• Use your noggin. Access to a high performance analytics infrastructure means that you have more time to think.  You can run your models faster, which means that you can try more techniques.  You can iteratively turn the dials and knobs to get the most predictive power from your model.  You can analyze data at different levels of granularity.  The value of high performance analytics is not just in being able to analyze all of your data.  It’s in being able to do things differently than you’ve ever done them before.  High performance analytics gives you the opportunity to challenge the status quo.  After doing some experimentation, you may still find that your best model is your tried and true logistic regression – but now your degree of confidence is higher because you’ve exercised all of the other possibilities.
  • Don’t forget about deployment.   You can create the best possible statistical model, but if you can’t “sell the value” of the model to your management – and if you can’t then use it to drive decisions within your organization – is it really of any value?  As you build out a modern architecture for analytics, you need to insure a smooth handoff that will enable you to take the results of your models and deploy them into the operational systems that run your organization.  That’s where the return on your investment in high performance analytics will be realized and recognized.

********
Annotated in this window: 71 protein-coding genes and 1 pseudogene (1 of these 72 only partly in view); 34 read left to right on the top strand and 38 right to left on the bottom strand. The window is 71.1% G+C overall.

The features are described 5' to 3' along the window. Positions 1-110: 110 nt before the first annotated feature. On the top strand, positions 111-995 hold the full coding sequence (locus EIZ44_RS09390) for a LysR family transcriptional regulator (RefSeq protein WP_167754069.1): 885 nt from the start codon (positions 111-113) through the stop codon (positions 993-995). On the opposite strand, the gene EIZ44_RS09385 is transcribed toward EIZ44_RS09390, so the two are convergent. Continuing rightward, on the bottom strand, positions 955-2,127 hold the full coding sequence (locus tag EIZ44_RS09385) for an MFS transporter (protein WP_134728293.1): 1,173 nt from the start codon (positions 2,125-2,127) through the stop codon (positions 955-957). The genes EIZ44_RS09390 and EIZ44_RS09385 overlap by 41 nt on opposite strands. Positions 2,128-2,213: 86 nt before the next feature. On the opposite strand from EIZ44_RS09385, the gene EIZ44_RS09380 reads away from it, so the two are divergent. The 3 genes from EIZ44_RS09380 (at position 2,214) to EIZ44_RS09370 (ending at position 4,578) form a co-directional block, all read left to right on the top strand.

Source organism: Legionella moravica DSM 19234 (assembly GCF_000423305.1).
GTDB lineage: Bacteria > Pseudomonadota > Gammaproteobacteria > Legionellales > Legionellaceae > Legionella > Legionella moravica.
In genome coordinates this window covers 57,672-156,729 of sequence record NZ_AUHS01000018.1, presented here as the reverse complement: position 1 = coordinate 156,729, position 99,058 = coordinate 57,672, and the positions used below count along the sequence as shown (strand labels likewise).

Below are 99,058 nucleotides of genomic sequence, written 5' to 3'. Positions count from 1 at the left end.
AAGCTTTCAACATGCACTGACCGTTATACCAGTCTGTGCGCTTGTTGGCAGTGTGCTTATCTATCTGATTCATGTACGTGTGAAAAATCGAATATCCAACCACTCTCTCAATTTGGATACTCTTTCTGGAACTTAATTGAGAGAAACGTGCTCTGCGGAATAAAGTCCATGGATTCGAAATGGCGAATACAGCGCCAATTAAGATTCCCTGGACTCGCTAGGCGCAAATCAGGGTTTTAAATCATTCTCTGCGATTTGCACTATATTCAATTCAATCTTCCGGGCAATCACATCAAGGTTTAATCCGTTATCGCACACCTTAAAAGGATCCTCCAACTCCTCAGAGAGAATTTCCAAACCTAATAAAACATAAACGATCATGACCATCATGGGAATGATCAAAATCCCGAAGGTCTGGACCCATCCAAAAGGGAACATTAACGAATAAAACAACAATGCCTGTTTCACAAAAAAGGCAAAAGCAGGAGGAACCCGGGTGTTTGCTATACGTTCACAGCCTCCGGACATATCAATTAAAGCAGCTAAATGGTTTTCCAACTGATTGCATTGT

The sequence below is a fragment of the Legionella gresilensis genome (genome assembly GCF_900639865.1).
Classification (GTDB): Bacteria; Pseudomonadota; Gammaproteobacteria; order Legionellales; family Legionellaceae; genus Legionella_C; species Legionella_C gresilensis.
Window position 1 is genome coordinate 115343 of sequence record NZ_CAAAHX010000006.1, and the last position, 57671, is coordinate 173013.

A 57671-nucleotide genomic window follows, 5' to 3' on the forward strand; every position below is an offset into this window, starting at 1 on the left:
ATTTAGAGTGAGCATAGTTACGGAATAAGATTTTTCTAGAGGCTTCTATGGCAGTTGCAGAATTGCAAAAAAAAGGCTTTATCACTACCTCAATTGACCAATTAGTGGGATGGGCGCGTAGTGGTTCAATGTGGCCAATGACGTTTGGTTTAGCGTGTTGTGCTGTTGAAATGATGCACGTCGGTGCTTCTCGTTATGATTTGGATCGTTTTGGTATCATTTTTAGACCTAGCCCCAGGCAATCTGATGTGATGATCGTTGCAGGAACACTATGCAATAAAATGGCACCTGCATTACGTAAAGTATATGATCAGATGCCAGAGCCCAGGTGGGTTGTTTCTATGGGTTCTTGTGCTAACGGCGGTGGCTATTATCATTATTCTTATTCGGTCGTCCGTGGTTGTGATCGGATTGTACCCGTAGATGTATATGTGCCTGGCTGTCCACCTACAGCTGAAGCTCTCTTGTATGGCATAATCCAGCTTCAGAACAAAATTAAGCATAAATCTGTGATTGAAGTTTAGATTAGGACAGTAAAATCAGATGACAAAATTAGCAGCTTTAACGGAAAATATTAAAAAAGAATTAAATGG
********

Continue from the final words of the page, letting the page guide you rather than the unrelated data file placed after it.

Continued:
In this high performance world that we’re living in, there are huge opportunities to move analytics forward within your organization.  However, I would caution you not to throw away the wisdom that’s been handed down through the years.  Take a critical look at what’s been successful in the past – pick out those pieces that still apply today – and then blaze new frontiers that will take your analysis to the next level.  If you learn from the past while looking to the future, you’ll be amazed at what you can accomplish!


About Author

Tonya Balan

Senior Manager, Analytics Product Management

As Senior Manager of the Analytics Product Management team, Tonya Balan is responsible for providing strategic direction for all aspects of SAS’ suite of analytical products. Her team works closely with SAS customers and development partners to define requirements and influence enhancements to SAS’ data mining, forecasting, text mining, operations research and statistical analysis products. Prior to joining the product management division, Balan worked as a technical consultant for data mining and taught numerous statistics and data mining courses for SAS’ Education Division. In addition to her experience at SAS, she has extensive consulting experience and has served on the faculty of the North Carolina State University Department of Statistics. Balan holds a Ph.D. in Statistics from North Carolina State University in Raleigh, NC.